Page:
TIM Fiber Coverage: the Most Useful Tools For Testing

Compared to ADSL connectivity, which in the best cases does not allow you to go beyond 20 Mbps downstream, fiber optic allows you to make a great leap forward both in terms of bandwidth and latency.

Although from a commercial point of view it is no longer possible to use the term fiber for offers that involve the use of the FTTC architecture (Fiber-to-the-Cab; the fiber goes up to the street cabinet while the last part continues with the traditional copper telephone pair) – between stamps and proper use of the term -, this type of connections also offer performance above ADSL.

In addition to the downstream band (from 30 Mbps to 1 Gbps) the fiber connections offer much more bandwidth even in upstream compared to ADSL (from 3 Mbps to rise).

While the “alternative network” of Open Fiber is being developed (in this case we always talk about FTTH connections at 1 Gbps made available to end users by telecommunications operators with which Open Fiber has signed commercial agreements), TIM continues with the adaptation of exchanges and street cabinets.

In the past we have gradually published several tools: here we bring together those most useful to check which areas are already reached by the fiber and which will be in the future.

– Verification of TIM fibre coverage (FTTC) with the LIDO “Toscanini” portal

An excellent starting point is the TIM LIDO portal: reachable at this address, it allows you to discover – by typing your telephone number or that of a neighboring user – whether or not FTTC connectivity is available.

– Planetel: to check the TIM fibre coverage on the address

By visiting this page and entering the address of your interest you can check the actual availability of the fiber. Different colors indicate when fiber connectivity is available, unavailable or if coverage was planned.

Any reference to planning is valid for the individual street cabinet: it may happen that other cabinets are already reached by the fiber while the one on which the user is certified corresponding to the specified property unit is not yet.

The Planetel service indicates the data transfer rate that can be expected in downstream and upstream once the fiber connection is activated.

The value (usually calculated by default) is estimated by considering the distance of the user from the street cabinet and that of the street cabinet from the power plant.

From the Planetel report we recommend extrapolating, in addition to the estimated speeds, the identification of the street cabinet on which the user is certified. The code that appears after the symbol “_” next to the item “id”, corresponds to the figure on the sticker on the street cabinet.

Finally, we suggest that you also note the identification of the central unit to which you belong, which appears under the heading “central” under the heading CLLI Code.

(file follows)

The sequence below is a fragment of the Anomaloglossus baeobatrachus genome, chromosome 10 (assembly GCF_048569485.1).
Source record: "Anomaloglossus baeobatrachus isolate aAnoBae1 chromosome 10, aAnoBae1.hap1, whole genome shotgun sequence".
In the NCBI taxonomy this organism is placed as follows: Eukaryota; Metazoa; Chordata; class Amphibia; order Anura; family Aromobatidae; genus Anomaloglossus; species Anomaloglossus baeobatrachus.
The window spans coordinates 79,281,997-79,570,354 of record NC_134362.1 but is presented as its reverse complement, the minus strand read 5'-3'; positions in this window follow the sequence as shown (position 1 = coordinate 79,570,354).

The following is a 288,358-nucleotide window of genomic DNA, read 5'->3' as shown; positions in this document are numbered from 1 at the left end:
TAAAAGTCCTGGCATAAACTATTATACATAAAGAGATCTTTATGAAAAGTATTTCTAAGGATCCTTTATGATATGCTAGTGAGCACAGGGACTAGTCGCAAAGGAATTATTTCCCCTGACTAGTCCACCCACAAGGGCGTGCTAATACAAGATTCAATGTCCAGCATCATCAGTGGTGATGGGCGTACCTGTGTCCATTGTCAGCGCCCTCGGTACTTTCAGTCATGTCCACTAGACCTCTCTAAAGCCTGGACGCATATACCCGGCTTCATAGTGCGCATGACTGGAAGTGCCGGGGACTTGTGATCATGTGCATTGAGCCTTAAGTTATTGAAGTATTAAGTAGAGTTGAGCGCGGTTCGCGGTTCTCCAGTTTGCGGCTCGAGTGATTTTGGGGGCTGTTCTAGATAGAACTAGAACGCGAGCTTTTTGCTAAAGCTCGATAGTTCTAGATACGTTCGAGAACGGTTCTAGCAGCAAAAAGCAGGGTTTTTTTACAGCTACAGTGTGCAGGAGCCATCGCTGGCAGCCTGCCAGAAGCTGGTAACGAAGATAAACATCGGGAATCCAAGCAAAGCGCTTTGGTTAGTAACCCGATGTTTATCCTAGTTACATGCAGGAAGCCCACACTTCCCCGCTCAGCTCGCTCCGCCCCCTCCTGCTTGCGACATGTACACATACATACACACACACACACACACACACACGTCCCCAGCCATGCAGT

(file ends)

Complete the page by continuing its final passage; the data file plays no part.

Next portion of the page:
– Fibrapp: to check coverage plans and type of network to which you are connected (elastic or rigid)

Just like the Planetel service, Fibrapp – an excellent application for Android devices – allows you to check the distance of a user from the street cabinet and the central. The search is also carried out here by address.

In contrast to Planetel, however, Fibrapp also indicates the possible planning of TIM coverage for power plants (which in this case are shown in yellow).

A little further down, in the search results screen, Fibrapp shows the identifier of the road cabinet which must correspond to the one obtained previously through a query on the Planetel service.

By touching FTTC (where available) or ADSL ETH or ADSL ETH, it is possible to know if the user corresponding to the specified address was certified on an elastic network or on a rigid network (item Connection type).

The rigid network, does not allow to reach the same performances that can be obtained with the connection to the elastic network.

In order to activate the FTTH/FTTC fibre connection, the corresponding entry must be highlighted in green.

In the case of FTTC, therefore, it is essential that the fibre has reached the street cabinet of interest.

The application also indicates whether it was possible to activate a 30, 100 or 200 Mbps FTTC connection downstream (for example, the presence of the 200M / 20M label means that a 200 Mbps link can be activated downstream and 20 Mbps upstream).

– FibraClick: information about exchanges and street cabinets reached by the optical fiber or in planning with a single click

Very similar to Fibrapp, the FibraClick web application can be used by browsers without installing anything locally: just connect to this page and enter, in the search box, the name of the municipality of interest.

For each municipality, FibraClick will offer the list of stations already reached; choosing a station you will know the covered, planned or saturated street cabinets (in red, there are no free doors or the available bandwidth is exhausted).

The dot next to the number of a cabinet indicates that, compared to the previous update of the data (usually the previous week), there has been a change.

This can mean that the cabinet is part of a new planning; that it has been reached by the fiber (activated); that the planning has been suspended or postponed; that the cabinet is saturated. By clicking on the line corresponding to the individual cabinet, FibraClick provides additional information on the change.

The data provided by the various apps are reliable because they are the result of automatic processing of the content of the updated spreadsheets published weekly by TIM at this address.

There is nothing to prevent you from consulting them manually by downloading them yourself.

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